Aims To assess to what extent use of various criteria for high-risk groups and analyses from subpopulations with different drinking patterns may affect the extent of the prevention paradox (that most alcohol-related harm in populations arises within the drinkers at low risk).
Data sets Two national surveys of Norwegian adult samples (n = 4321 current drinkers) and one register linkage of Swedish armed forces conscripts (n = 45 839 current drinkers) with in-patient hospital data.
Measures High-risk groups were categorized as the upper 10% of drinkers by annual alcohol intake or by intoxication frequency. Acute alcohol-related harms comprised number of quarrels and fights in the Norwegian surveys and number of hospital admissions for attempted suicide and violent injuries over a follow-up period (3 and 25 years) in the Swedish conscript study.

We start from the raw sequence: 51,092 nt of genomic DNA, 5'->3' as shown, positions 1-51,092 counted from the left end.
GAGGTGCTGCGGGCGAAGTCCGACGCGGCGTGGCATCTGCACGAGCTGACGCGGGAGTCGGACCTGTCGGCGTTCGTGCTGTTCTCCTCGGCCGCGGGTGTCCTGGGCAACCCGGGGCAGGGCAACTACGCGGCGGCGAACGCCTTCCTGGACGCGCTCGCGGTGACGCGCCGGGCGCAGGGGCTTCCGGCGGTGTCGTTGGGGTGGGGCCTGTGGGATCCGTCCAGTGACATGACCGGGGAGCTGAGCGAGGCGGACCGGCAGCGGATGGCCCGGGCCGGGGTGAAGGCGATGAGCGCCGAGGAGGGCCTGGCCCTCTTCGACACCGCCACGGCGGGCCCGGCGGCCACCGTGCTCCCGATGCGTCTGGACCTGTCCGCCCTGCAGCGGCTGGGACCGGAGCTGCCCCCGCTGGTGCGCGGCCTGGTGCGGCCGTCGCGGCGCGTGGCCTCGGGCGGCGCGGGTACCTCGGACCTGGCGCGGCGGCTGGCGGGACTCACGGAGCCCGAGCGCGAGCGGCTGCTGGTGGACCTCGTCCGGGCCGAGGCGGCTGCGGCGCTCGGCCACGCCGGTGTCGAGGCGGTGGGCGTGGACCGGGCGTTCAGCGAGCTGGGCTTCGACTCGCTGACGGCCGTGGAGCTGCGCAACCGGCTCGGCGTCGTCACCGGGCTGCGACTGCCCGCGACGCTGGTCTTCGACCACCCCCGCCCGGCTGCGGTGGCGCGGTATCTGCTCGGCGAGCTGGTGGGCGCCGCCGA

Results The majority of acute alcohol problems were found among the majority of drinkers with low or moderate risk (the lower 90%) by drinking volume, suggesting empirical support for the prevention paradox. By applying frequency of intoxication rather than annual volume of consumption to determine the high-risk group, a somewhat larger proportion of acute alcohol-related harms was found within the high-risk group, and the number of alcohol-related harms tended to be distributed more evenly between high-risk drinkers and other drinkers. The proportion of alcohol-related harms within the risk groups was significantly lower in the younger age group, where the majority drinks to intoxication compared with other drinkers.
Conclusion The extent of the prevention paradox with respect to acute alcohol problems may be more prominent in drinking in subpopulations where intoxication is a common part of the drinking pattern compared with those where intoxication occurs less frequently and among a smaller fraction of the drinkers.